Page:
Let’s be honest, New York is the worst out of the fashion week lineup. Most of the trends that come out of the nine days of shows either involve sportswear or dulled down, recycled trends that appeared in London and Paris two seasons ago. This year was exceptionally bad, because a large fraction of the designers (Rodarte, Rachel Comey, Tommy Hilfiger, etc) who normally present in the city migrated to either Los Angeles or Paris to showcase their Fall/Winter collections. But enough with the negativity. Because what New York lacks in creativity and innovation amongst it’s hyped brand names, it makes up for with its abundance of young designers that most people (that is, those who don’t work in fashion) have no clue about.
When I think of New York Fashion Week, big designers like Ralph Lauren, Altuzarra and Alexander Wang illicit no excitement whatsoever. Instead I lose my shit over the rising stars. Take Rosie Assoulin who launched her label of statement daywear a mere four years ago. This season I was loving her eccentric take on the pantsuit as well as this origami folded red day-to-night dress:
Other notable takeaways from New York were newcomers Rejina Pyo and Maryam Nassir Zadeh. Pyo, a graduate of Central Saint Martins, has had her brand blow up in recent months thanks to Instagram street style pics. For the coming Fall season, she’s got me daydreaming about corduroy mini skirts like it’s 2008 and I’m back at boarding school again. Then there’s Maryam Nassir Zadeh, who makes amazing shoes that appeal to anyone obsessed with 90s nostalgia. Last month, she not only put on her first runway show at the Guggenheim, but she also launched her first handbag line. I now know what I’ll be saving for all summer.
Hands down, the most underrated city for fashion. I studied in the British capital for the past two years, because it’s home to essentially all of my favorite designers ever. And they all happened to graduate from the same school: Central Saint Martins.
When anyone asks who my favorite designer is I always say Mary Katrantzou without skipping a beat. And this season, unlike her past two, she did not disappoint. Katrantzou stepped it back up for fall with luscious, candy colored faux fur coats and matching platform loafers and mules.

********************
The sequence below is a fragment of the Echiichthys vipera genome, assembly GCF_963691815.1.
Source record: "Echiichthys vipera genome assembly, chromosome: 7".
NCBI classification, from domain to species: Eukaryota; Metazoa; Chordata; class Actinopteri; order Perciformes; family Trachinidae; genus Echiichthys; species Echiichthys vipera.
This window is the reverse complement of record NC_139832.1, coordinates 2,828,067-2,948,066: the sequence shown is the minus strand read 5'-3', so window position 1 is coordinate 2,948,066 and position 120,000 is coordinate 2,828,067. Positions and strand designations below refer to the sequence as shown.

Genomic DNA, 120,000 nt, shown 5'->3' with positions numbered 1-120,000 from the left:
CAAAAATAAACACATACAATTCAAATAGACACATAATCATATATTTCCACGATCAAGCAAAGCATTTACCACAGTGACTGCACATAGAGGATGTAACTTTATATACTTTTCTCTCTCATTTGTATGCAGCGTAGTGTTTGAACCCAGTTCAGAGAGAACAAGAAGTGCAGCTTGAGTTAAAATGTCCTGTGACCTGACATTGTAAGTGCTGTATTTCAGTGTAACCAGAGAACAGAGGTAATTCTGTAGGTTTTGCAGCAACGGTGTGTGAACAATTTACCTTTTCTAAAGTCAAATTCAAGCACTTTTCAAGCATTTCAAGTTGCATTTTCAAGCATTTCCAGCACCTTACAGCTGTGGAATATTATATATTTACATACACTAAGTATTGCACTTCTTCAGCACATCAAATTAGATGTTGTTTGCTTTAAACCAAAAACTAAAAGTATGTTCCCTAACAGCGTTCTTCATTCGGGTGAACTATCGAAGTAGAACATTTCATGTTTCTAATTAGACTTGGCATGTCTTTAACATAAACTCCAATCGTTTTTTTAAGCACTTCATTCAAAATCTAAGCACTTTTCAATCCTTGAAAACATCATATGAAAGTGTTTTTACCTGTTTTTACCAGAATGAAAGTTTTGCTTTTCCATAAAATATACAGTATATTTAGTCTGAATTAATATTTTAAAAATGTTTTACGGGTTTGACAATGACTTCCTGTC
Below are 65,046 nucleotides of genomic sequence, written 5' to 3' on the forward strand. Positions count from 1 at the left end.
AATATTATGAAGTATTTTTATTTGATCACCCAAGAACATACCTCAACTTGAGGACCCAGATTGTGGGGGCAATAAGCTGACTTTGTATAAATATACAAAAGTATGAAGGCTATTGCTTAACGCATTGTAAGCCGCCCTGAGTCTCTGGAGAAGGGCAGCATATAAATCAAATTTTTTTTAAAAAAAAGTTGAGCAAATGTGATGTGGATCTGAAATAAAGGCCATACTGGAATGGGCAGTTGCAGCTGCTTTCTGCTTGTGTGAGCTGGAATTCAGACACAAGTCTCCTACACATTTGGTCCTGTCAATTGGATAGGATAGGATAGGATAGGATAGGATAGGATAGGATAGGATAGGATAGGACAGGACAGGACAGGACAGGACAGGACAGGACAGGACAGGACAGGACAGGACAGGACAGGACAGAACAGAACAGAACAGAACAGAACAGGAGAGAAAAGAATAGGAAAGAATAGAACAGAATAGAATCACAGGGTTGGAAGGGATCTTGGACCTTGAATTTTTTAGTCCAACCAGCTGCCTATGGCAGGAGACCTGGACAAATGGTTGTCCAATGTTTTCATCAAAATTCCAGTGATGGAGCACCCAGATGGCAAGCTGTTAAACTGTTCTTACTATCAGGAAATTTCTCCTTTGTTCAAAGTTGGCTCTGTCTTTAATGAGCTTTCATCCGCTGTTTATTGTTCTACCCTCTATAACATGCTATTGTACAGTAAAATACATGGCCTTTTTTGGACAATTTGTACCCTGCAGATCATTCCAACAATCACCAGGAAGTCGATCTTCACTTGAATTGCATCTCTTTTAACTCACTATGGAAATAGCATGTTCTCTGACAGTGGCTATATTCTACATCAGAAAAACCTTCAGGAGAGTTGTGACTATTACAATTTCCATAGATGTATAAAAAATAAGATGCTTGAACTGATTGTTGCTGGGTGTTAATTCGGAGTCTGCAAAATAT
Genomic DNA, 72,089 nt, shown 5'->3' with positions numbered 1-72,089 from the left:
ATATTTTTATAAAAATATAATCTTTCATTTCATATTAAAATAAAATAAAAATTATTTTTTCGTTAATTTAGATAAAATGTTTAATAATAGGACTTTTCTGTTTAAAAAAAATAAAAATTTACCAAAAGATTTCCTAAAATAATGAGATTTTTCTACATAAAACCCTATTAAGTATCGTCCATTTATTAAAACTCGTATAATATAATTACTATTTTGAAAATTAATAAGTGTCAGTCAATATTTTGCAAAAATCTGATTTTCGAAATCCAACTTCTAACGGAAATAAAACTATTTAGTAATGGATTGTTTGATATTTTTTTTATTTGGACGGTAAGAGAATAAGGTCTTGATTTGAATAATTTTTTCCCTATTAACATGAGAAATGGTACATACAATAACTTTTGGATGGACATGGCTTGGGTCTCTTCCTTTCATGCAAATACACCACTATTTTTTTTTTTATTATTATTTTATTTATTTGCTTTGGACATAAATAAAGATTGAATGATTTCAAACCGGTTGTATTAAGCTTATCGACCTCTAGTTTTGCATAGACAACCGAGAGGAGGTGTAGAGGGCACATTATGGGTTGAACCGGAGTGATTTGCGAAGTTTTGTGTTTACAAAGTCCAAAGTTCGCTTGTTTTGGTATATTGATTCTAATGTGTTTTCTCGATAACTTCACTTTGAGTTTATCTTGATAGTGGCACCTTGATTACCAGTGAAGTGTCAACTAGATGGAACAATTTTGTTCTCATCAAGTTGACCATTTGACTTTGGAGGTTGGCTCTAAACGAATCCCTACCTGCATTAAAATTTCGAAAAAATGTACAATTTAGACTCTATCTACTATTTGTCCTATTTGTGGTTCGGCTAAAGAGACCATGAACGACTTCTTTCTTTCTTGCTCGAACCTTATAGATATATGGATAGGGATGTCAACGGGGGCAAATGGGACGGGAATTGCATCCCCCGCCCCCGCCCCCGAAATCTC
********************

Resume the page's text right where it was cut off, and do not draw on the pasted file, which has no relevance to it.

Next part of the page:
Meanwhile, across town Christopher Kane put Crocs on the runway…again. Maybe one day people will come around to wearing those again, but for now they still haven’t caught on. Additional highlights from London included fur everything from Simone Rocha: fur slides, fur robes, fur satchels, you name it, and then also some great shirting and animated printing from Isa Arfen.
Over the past two years, something miraculous happened. Milan Fashion Week gradually got good again for the first time since like the 90s. Of course, most of this hype has to do with the newly transformed Gucci under Alessandro Michele. And yes, I agree that Gucci is amazing (Prada too) but there are a lot of overshadowed labels that not many talk about. For instance, a lot of editors hate Moschino for it’s kitschy, tongue-in-cheek clothing and accessories, but I find it all hilarious. Take this dry cleaning bag dress for example. How great would it be to wear this to some black tie event?
Other designers I always love to see from Milan are: Vivetta, Stella Jean, Marni (accessories only though) and Marco de Vincenzo. Life goal is to marry an Italian man and run away to a villa in Capri, so I’ve got to dress the part first.
There are two shows I get way too excited for come Paris fashion week. One is Carven and the other is Miu Miu. Carven sucked this season, because the brand has yet to hire a new creative director so that left all my focus on Prada’s little sister label. I was left lusting after this PVC coat with a colored fur trimmed collar. (See below.) Other key pieces were the matching knitwear sets and cutesy wool coats. The newsboy hats were….interesting. Very Lizzie McGuire circa 2003.
Then I surprisingly loved Stella McCartney this season, probably because there were none of those wooden platform oxfords in sight. And then Chloe, not normally a go-to for me either, proved to be another standout collection and sadly, Clare Wright Keller’s last for the brand. With an accelerated designer turnover rate occurring at a number of the biggest houses right now, here’s to seeing what’s next.